Pyotr Pavlensky is Not an Artist

Pyotr Pavlensky lit a Parisian bank on fire this week in an action that mirrored his previous action in Moscow, when he set fire to the door of the FSB (formerly KGB) headquarters in 2015.

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Moscow 2015

He’s been both vilified and lionized in Russia and throughout the West for his actions. Hailed as a dissident, provocateur, and artist/actionist, Pavlensky is famous for stunts like nailing his scrotum to the Red Square or sewing his mouth shut in defense of Pussy Riot. He’s also been attacked in Russia as a traitor or an agent of the West.

Some have said that his art isn’t really “art”.

I won’t be making such a claim – I’m in no position to start handing out certificates of authenticity for what is or isn’t art.

For me, what is striking is that we still allow Pavlensky to self-identify as an artist, rather than insisting that he receive the proper label: rapist.

Whether it comes to his violent sexual assault of the actress Anastasia Slonina last December or the important history of his violence towards women (either physically, psychologically, or acting as a defender of that violence. For example, no one ought to forget when his wife, Oksana Shalygina, cut off her finger in some bizarre act of loyalty.

One thing is clear: misogyny surrounds his life.

Consider Pavlensky’s court “art” in Moscow during the trial in 2016. Pavlensky paid sex workers to take the stand and say that the arson of the FSB headquarters was not an art piece.

His point in all this? Pavlensky was trying to say that the legal system is full of “whores”, so they should have to deal with “whores”.

Notably, it was during this period that Pavlensky publicly attacked feminists, continuing a long tradition of “leftist” men attacking feminists.

Putting this all into perspective, Pavlensky should not be called a “Radical Protest Artist”.

He’s a man who has brought about tons of violence into the lives of women. Pavlensky can no longer be called an “artist” in the same way that we no longer refer to Bill Cosby as a “comedian” or Harvey Weinstein as a “producer”. They have now one identity – that of rapist.

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Paris 2017

After he was accused of rape, he and his family fled to Paris, where they were granted asylum earlier this year. Why would France take an accused rapist in? This is the same country that has experienced a huge right-wing backlash due to the presence of refugees from the Third World.

But any enemy of Putin is a friend of mine, right!?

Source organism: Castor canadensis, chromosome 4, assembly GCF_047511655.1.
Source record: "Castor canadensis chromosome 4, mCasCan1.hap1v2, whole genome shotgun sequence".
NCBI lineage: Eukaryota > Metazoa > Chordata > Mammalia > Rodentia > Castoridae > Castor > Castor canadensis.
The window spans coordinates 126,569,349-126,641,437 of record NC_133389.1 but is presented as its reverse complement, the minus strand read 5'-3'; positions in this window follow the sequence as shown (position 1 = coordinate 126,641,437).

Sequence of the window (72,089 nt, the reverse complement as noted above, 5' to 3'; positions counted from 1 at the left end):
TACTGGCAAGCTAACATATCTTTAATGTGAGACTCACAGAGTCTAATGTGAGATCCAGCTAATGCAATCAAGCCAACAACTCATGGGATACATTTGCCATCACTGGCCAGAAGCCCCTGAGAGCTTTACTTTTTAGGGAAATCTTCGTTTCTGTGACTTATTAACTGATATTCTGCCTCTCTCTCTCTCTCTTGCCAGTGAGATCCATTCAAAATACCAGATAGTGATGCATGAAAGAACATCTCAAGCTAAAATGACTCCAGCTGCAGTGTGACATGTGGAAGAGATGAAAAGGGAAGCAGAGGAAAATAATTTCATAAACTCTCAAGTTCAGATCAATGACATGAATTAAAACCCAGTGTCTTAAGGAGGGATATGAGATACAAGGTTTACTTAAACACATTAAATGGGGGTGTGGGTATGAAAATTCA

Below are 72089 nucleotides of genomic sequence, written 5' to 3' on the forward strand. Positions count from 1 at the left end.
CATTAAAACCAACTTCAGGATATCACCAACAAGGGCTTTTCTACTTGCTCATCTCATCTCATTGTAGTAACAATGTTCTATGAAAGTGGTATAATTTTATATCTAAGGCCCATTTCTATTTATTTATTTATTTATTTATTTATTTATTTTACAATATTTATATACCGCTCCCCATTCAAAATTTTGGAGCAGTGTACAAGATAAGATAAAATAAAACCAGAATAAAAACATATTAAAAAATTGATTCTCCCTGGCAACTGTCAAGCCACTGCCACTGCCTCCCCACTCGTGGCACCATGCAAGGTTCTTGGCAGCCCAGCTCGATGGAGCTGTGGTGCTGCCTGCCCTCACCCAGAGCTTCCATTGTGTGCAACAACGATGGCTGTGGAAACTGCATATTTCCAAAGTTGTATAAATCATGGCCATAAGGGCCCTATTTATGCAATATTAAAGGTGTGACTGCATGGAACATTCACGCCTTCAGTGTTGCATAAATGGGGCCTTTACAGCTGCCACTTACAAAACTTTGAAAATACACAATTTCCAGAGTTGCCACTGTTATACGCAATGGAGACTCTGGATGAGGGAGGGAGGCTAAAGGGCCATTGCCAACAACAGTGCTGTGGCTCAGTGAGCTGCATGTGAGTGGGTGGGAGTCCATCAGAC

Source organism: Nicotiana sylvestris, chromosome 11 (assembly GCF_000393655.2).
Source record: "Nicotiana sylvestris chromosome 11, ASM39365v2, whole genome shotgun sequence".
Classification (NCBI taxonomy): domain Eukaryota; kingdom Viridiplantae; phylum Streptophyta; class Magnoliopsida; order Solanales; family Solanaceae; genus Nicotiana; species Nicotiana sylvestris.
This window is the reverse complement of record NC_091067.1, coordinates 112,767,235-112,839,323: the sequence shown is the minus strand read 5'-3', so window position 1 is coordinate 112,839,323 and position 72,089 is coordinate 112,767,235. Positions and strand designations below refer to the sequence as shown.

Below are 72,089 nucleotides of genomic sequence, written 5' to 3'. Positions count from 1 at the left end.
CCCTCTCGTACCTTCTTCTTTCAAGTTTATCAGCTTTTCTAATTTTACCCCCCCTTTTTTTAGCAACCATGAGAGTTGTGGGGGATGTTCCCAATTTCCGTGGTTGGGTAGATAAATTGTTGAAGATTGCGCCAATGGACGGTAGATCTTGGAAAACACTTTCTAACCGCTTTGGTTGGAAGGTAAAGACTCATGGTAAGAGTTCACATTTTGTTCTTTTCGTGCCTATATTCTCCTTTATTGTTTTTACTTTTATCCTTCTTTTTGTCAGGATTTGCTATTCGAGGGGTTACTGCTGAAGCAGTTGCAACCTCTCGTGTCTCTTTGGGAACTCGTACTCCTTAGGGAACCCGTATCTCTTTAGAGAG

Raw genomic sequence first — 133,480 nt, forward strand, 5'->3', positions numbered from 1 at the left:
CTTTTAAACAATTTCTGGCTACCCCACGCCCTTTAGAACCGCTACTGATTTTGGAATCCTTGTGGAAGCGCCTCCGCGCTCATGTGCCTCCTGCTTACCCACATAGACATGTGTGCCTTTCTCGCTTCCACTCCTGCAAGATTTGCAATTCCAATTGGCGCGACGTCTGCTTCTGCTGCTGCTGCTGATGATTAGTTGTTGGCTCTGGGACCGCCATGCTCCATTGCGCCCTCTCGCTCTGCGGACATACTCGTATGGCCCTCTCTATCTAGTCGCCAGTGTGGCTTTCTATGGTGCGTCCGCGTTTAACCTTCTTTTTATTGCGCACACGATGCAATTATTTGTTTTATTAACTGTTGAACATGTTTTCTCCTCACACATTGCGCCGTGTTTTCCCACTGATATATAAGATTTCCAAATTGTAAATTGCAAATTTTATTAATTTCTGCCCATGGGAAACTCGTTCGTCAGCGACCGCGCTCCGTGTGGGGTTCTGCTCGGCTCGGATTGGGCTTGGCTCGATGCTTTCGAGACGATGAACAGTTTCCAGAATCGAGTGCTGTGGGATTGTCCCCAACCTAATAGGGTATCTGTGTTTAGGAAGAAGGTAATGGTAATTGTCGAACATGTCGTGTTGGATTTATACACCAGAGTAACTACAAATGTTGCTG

Actually, based on the reports this week, I agree pretty strongly with Pavlensky’s comparison between the FSB headquarters in Russia and the Central Bank in France. They both function as brutal institutions of neoliberal capitalism and imperialism, albeit in different ways.

A lot of his former allies have been decrying that the Russian FSB is much worse – which therefore invalidates this new action. I disagree with those segments of the Left in Russia.

I’m more focused on the circumstances surrounding the act.

“Artist” functions as an identifying marker.

We can say, perhaps, that Pavlensky “does art”. However, by allowing him to self-identify as an artist, we are missing the important point. Pavlensky is, first and foremost, a rapist.

While awaiting the death penalty, John Wayne Gacy, a serial killer of adolescent boys in Chicago, took up painting. He also “did art”, but we don’t refer to him as an artist.

There’s another insidious problem here, however. If this is considered a political action, then we need to reanalyze what we accept and embrace as “political”.

Has the Left become so enamored with defeatism and so convinced of failure that the most we can hope for is that some idiot sets a bank alight?

Is this really fighting capitalism?

We’re coming up on the hundredth anniversary of the Russian Revolution – one of the greatest events in human history – and our contribution to the anti-capitalist struggle is this?

What we saw this week was not the work of a political artist or dissident.

It was a rapist setting a bank on fire.

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A Critical Analysis of Occupy Wall Street

Negative: 99% WTF?

Occupy Wall Street was most successful in creating the new language of the left-liberal scene: “We are the 99%“. This was their message to the Wall Street bankers: “You are the 1%” and, therefore, the opposition. Of course, not the enemy, because that’s too strong a term.

The only drawback to this language is that it’s incorrect in two ways.

First of all, 99% of the people involved in Occupy Wall Street were not/are not really part of the 99%, because they’re all comparatively well-off compared to most of the world. Let’s be serious, a white 23 year-old with $10,000 of debt from their Ivy League University is not in the same position as anyone in the Third World.

Second of all, the enemy (I’m not afraid of the term) is a lot more than the 1%. The bourgeoisie, petite-bourgeoisie, and other reactionary classes make up significantly more than the 1% on Wall Street. Those who own the means of production make up a more sizeable group than that and those who benefit from the super-exploitation of the Third World make up the entire First World.